Transmitters can take input from an audio source, such as a CD player, MP3 player or even Internet radio, and transmit it on the powerline network to the â€œreceiving” units.
Receiving units can connect to existing speakers or may incorporate the HomePlug technology inside of powered speakers or boom-box type units. Receiving units might have screens that will display the names of the song titles and artists, and may also have an IR receiver so that the transmitting unit can be controlled (play, stop, next song, etc.) by pointing the remote control at the receiver.
Imagine you come home from a day out. You take your MP3 player out of your pocket and place it in a recharging dock, which also doubles as an audio transmitter. Then, you go upstairs to relax and sit in your favorite recliner. You pick up a remote control, point it a speaker and press play. The music from your MP3 player â€“ which is still docked in its recharging unit downstairs â€“ starts playing throughout the entire house! You decide you need a small bite to eat and your music stays in beat as you travel down the stairs, through the hallway and into the kitchen.
You have a subscription to an online music service but want to free the music from your computer’s tiny speakers. With products using Arkados solutions, you can access online music services with or without the computer. Simply point your remote control at any connected speaker, select a station from the LCD and press play. Music from the Internet now fills the whole house! Moreover, you can change stations with your remote control, with a Web browser or even with push buttons.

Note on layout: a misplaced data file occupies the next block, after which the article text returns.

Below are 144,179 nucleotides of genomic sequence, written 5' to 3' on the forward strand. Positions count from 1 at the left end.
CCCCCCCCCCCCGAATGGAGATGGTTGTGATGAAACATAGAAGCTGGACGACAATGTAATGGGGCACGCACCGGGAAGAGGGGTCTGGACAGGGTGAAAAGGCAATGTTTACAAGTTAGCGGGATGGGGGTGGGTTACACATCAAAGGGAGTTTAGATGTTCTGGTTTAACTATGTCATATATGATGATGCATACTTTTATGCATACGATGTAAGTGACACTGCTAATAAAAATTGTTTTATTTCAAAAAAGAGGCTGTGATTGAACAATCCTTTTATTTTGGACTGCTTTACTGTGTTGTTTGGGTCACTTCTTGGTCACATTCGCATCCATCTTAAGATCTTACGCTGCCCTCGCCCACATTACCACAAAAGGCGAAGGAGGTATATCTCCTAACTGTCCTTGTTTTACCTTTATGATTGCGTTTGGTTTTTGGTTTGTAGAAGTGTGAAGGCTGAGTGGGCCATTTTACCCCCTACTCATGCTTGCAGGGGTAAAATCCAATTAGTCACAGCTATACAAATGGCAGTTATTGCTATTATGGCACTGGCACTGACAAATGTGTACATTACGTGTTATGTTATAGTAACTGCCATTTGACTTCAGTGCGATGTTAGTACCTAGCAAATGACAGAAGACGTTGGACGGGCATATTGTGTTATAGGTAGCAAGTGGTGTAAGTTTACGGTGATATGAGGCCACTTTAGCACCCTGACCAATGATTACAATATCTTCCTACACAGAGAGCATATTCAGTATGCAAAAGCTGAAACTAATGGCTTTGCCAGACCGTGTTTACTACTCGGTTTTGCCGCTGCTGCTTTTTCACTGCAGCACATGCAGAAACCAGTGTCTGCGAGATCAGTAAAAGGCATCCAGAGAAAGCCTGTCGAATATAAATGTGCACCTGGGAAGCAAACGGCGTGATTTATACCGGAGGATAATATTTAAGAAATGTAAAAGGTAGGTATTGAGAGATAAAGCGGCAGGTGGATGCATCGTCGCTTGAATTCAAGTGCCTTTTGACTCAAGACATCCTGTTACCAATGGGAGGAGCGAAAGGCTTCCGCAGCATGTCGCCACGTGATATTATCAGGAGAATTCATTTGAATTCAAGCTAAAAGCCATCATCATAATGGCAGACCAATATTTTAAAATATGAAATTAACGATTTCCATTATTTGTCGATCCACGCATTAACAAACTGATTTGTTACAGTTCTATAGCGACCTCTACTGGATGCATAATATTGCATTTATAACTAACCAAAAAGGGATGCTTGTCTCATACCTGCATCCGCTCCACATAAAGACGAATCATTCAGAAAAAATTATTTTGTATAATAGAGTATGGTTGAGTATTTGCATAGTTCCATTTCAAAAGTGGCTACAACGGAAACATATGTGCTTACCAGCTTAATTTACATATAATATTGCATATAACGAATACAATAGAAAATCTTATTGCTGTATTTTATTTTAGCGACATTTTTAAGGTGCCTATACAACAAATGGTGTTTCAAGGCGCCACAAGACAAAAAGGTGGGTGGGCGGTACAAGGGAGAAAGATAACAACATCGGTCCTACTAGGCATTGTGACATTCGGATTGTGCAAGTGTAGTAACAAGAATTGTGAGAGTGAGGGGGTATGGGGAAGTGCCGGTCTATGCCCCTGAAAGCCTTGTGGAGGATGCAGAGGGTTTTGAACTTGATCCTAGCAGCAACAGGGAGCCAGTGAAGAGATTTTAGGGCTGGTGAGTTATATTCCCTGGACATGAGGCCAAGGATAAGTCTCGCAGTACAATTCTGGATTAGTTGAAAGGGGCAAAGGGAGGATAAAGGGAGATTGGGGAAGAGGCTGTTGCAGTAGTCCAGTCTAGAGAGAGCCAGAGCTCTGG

Now that we’ve gone digital, there’s no going back. The advantages of digital connectivity are so compelling, so beneficial to the user, that we may wonder how we survived without it. Arkados is working with our customers to bring HomePlug technology â€“ with its great combination of sophistication and simplification â€“ to the consumer electronics space.
NPD Press Release: http://www.npd.com/press/releases/press_080226a.html
Quote and CEA data from Digital Connect Magazine, May 2006.
Varieties of transmitters may include audio-to-powerline bridges (which can connect any audio device with audio outputs such as a satellite radio receiver, AM/FM radios, computers, CD Players, etc.), or iPod docks, boom-boxes, or even â€œtraditional” audio equipment (such as a CD Player) with HomePlug transmission built in.
A system may have up to four audio transmitters placed in different rooms throughout your home.
Not all subscription music services would require a computer to be present in this scenario.